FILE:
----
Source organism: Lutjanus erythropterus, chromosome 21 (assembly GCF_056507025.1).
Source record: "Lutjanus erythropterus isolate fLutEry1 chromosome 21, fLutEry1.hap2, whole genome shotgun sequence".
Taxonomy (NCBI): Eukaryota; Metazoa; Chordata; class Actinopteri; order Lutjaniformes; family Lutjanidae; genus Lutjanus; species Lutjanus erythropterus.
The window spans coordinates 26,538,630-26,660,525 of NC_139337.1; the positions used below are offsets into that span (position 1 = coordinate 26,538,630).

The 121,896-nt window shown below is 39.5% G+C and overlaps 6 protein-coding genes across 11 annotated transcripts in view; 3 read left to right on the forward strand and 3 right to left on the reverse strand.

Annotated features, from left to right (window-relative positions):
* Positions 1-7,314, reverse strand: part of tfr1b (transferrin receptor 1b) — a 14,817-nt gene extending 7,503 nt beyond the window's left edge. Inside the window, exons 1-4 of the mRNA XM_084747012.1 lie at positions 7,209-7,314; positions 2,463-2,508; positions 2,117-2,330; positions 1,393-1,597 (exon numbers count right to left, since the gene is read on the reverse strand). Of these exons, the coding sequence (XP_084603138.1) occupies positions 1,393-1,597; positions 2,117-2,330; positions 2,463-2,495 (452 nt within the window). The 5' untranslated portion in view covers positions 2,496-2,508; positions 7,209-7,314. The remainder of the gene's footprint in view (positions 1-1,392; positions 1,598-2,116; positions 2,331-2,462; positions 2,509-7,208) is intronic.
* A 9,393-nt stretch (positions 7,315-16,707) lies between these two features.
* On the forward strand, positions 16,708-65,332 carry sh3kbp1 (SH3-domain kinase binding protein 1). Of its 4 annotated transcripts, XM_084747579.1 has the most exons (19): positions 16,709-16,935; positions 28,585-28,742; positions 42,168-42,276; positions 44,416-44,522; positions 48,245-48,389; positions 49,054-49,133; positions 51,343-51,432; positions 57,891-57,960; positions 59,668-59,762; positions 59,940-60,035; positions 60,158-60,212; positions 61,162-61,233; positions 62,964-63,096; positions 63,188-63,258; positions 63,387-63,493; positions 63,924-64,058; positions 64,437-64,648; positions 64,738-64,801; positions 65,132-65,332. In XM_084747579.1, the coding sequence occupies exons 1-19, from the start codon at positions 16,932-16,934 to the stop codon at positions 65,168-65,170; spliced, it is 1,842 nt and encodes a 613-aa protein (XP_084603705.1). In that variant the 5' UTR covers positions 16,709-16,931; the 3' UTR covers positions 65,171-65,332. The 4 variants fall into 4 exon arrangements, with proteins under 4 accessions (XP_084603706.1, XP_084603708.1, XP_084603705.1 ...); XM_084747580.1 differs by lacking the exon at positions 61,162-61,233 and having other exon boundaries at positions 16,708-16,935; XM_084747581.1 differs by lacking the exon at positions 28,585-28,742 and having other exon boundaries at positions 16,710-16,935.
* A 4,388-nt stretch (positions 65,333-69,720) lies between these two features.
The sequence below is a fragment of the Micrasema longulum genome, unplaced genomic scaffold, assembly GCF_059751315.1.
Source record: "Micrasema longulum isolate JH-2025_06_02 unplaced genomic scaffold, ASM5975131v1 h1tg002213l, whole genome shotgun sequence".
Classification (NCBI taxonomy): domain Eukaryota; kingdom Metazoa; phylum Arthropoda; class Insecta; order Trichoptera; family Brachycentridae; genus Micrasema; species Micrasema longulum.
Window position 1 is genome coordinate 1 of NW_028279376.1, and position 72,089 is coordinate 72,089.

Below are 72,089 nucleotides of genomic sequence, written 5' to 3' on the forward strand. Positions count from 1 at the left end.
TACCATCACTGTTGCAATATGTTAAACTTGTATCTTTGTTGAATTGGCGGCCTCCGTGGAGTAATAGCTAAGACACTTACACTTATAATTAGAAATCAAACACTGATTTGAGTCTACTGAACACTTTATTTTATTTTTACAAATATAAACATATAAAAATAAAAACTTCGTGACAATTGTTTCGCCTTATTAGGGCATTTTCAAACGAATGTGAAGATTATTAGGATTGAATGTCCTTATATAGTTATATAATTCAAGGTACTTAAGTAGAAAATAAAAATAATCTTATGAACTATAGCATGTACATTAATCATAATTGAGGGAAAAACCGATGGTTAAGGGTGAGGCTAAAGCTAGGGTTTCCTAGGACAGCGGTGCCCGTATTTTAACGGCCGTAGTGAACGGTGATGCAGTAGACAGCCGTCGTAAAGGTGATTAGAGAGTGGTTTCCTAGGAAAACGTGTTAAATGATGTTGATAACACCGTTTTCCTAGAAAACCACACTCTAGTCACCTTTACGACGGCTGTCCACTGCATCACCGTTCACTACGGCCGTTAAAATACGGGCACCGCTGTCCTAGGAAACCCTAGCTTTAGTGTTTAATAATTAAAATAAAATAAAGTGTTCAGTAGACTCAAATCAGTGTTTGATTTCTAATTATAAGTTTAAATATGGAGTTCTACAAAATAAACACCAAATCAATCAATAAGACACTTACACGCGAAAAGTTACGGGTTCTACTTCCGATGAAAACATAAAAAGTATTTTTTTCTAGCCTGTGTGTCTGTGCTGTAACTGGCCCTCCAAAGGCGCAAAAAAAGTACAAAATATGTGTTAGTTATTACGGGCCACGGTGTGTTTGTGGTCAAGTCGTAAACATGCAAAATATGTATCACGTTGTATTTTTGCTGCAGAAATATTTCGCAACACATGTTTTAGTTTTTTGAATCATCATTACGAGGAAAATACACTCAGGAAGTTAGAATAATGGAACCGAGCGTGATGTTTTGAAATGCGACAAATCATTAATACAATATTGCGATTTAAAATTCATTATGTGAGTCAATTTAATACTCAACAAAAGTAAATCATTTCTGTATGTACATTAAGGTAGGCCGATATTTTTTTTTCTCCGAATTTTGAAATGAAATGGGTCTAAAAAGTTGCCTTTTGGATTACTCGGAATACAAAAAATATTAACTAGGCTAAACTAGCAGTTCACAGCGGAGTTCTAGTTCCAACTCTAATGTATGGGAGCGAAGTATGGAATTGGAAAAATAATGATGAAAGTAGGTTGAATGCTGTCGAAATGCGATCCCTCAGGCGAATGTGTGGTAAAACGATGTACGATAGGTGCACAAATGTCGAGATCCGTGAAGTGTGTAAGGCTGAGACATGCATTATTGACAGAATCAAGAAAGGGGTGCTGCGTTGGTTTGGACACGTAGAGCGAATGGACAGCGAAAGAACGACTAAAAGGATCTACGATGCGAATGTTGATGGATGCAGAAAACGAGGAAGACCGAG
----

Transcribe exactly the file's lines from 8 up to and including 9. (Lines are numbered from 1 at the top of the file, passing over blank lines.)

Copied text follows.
* A 9,393-nt stretch (positions 7,315-16,707) lies between these two features.
* On the forward strand, positions 16,708-65,332 carry sh3kbp1 (SH3-domain kinase binding protein 1). Of its 4 annotated transcripts, XM_084747579.1 has the most exons (19): positions 16,709-16,935; positions 28,585-28,742; positions 42,168-42,276; positions 44,416-44,522; positions 48,245-48,389; positions 49,054-49,133; positions 51,343-51,432; positions 57,891-57,960; positions 59,668-59,762; positions 59,940-60,035; positions 60,158-60,212; positions 61,162-61,233; positions 62,964-63,096; positions 63,188-63,258; positions 63,387-63,493; positions 63,924-64,058; positions 64,437-64,648; positions 64,738-64,801; positions 65,132-65,332. In XM_084747579.1, the coding sequence occupies exons 1-19, from the start codon at positions 16,932-16,934 to the stop codon at positions 65,168-65,170; spliced, it is 1,842 nt and encodes a 613-aa protein (XP_084603705.1). In that variant the 5' UTR covers positions 16,709-16,931; the 3' UTR covers positions 65,171-65,332. The 4 variants fall into 4 exon arrangements, with proteins under 4 accessions (XP_084603706.1, XP_084603708.1, XP_084603705.1 ...); XM_084747580.1 differs by lacking the exon at positions 61,162-61,233 and having other exon boundaries at positions 16,708-16,935; XM_084747581.1 differs by lacking the exon at positions 28,585-28,742 and having other exon boundaries at positions 16,710-16,935.